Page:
So, stop sanding the edges of your CDs. Stop painting their edges or their inner surfaces. Stop glueing dampening mats to them. Stop drawing on the upper, or lower surface. Stop degaussing and anti-staticing them. These changes (tweaks) will have no effect. Don’t believe me? Set up a double-blind sound test and really test your assertion that these things will have an effect.

Still don’t believe me? Then let me suggest that for the ultimate listening experience, if you are tweaking the sound producer, you must admit that the listener can be tweaked as well. Let me suggest the following:

  1. Paint the inner surface of your ears with a green marker to produce a more evenly colored sound. (Reduces pink noise.)
  2. Wrap yourself in foam rubber so that you are acoustically neutral.
  3. Stand on a multi-layer pad of particle board and acoustic tile (at least 5 layers of each) to get acoustic separation from the floor.
  4. Remove the wax and hair from inside your ears with a 20% solution of acetic acid to reduce sound constriction and reflections.
  5. Break-in your ears each day by banging two pot lids together 20 times immediately next to each ear.
  6. Soak yourself in mineral oil to reduce crackling.
  7. Carefully drill 5 equally spaced holes with a 1/8″ bit just through your skull on your forehead to improve spatial perception.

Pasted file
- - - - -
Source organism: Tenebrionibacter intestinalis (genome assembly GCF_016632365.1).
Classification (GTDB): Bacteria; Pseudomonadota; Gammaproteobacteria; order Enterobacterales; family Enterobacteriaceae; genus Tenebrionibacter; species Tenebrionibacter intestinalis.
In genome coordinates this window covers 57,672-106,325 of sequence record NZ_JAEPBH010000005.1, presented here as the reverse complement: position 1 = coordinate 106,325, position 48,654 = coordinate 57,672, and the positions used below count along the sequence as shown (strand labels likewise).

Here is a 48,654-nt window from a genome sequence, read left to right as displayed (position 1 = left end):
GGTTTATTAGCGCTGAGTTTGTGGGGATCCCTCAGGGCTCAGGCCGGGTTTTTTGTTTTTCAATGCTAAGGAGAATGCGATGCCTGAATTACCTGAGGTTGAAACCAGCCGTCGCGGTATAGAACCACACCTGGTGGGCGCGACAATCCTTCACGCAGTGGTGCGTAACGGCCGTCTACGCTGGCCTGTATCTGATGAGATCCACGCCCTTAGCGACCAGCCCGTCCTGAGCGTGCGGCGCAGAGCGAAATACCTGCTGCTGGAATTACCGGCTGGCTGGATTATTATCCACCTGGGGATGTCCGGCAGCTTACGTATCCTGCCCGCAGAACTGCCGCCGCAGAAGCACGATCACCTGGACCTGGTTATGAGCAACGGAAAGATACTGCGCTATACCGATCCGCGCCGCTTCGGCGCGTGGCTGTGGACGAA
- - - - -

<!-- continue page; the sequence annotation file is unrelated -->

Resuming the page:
8. Finally, your body produces many sounds (heartbeats, bowel sounds, etc.) which your brain must filter out. These can diminish the listening experience. It would be best if you could stop these sounds entirely or acoustically separate your head from them. Consume a large quantity of arsenic or decapitate yourself just before listening to any of your CDs for the ultimate in sound reproduction.

Thank you for your attention.


Solar Heating, a diatribe

Posted in Tirades at 9:59 pm by admin

Oh, and for anyone thinking of installing a solar heating system, please call me so that I can practice my maniacal laugh. To put it bluntly, they suck. They all suck.

You are much better off paying for a good gas furnace and gas water heater than trying to “save the environment” with a solar heating system. According to the contractors we have replacing most of ours right now, the whole system probably cost around $40,000 to install in the early ’70s and has probably saved close to $3,000 on gas bills up to the point when it died dramatically necessitating an almost complete replacement. This is NOT a cost saving measure.

To help to understand this, let me try to explain the total “cost” of a solar system. First off, it is made from metals and glass. These things do not simply grow into the shape of a solar system and get picked by farmers; it takes energy to dig them up, refine them, shape them, assemble them, transport them and install them. If all of that energy had been spent heating your home, the heat would probably outlast the solar system. But that is not all.

Solar systems also require energy to run. What, you think the heat magically gets from the roof to a tank in the basement? NO. Something must be pumped up to collect the heat and then moved through some sort of storage facility to hold it for when it will be needed. All of the systems must be monitored to determine when it is appropriate to try to collect heat, which takes energy. And to top it all off, a solar system works best in the summer when you don’t need as much heat as you do cold, which you cannot get from a solar heater.

Solar heating, not just a bad idea, a stupid one.